Grief is uncomfortable. It is awkward when you do not know what to say. Below is a list to guide you on things you should and should not say to a bereaved parent.
Please do not tell a bereaved parent:
- Don’t say “heaven has gained another angel.” That does not help.
- Don’t say “at least you have other children” and please do not start any sentence with “at least”, it is not going to help. Trust me, the parents already know that. It also minimizes their pain.
- Please don’t say “oh, it was just bad luck” (this one really angered me the most)
- “Maybe you did not pray enough!” Or maybe “you did not have enough faith” Trust me, I prayed. We all had faith.
- “Time heals all wounds.” Instead try, Try instead: What you find helpful? What you find healing to you right now? ~ Is there any way I can help carry your burden? ~ What do you need most today? ~ I am with you. Always.
- “Let it go-move on, you cannot be sad forever”
- “Everything happens for a reason” No, it does not. Cruel things happen. Life is often unfair.
- Don’t tell them to be “thankful’, they just lost a child. It is like a slap in the face. Let them grieve the way they need to. Don’t try to minimize their pain. Its real. Its raw and it needs to happen.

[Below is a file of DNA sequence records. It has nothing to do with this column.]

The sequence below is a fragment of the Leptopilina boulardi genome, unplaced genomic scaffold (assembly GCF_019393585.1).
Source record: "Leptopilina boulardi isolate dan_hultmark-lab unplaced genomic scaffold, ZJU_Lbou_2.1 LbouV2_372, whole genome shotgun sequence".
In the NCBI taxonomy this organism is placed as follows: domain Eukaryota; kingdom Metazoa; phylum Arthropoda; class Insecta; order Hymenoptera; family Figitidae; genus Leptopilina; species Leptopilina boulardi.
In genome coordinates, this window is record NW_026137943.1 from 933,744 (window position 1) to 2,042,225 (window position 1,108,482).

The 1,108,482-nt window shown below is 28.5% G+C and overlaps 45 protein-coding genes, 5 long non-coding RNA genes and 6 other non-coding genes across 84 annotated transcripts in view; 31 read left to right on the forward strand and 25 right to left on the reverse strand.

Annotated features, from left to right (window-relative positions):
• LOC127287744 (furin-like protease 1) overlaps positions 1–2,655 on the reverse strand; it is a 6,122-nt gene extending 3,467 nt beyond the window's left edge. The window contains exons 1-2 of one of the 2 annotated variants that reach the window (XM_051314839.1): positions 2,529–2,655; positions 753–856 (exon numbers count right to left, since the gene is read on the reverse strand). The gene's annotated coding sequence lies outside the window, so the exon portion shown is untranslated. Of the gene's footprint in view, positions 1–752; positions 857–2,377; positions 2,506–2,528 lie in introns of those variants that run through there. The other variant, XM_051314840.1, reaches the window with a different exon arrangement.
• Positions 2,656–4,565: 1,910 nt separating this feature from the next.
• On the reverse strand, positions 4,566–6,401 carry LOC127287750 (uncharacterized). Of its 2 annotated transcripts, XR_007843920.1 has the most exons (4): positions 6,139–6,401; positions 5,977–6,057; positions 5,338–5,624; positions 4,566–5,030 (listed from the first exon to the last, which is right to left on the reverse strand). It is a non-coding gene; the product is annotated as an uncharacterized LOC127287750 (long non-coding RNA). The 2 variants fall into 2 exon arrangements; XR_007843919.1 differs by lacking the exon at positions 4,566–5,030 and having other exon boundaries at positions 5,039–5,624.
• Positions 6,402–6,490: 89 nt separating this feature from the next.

- “You’re still young, you can have more.” I heard this over and over. In fact, we had our ‘rainbow’ baby after David. However, it was not to replace David in any way. Not everybody will go on to have another child. A child is a not a car, when it no longer runs you can go buy another one; a child is irreplaceable.
- “I don’t know how you do it.” Well, neither did I. I just did it.
- “I know how you feel” Unless you have lost a child, I do not want to hear it. We actually had somebody tell a close friend of ours, who lost their baby girl, that they understood what they were going through because their child just lost their pet rat.
- “He or she is in a better place.” Regardless of what your views are on eternal life, I did not want my child anywhere else but in my arms. A mother is meant to comfort her child. To have a child ripped from her arms for an entire lifetime is just cruel.
- “It was his/her time to go.” Maybe it was their time to go. However, you still do not need to say it.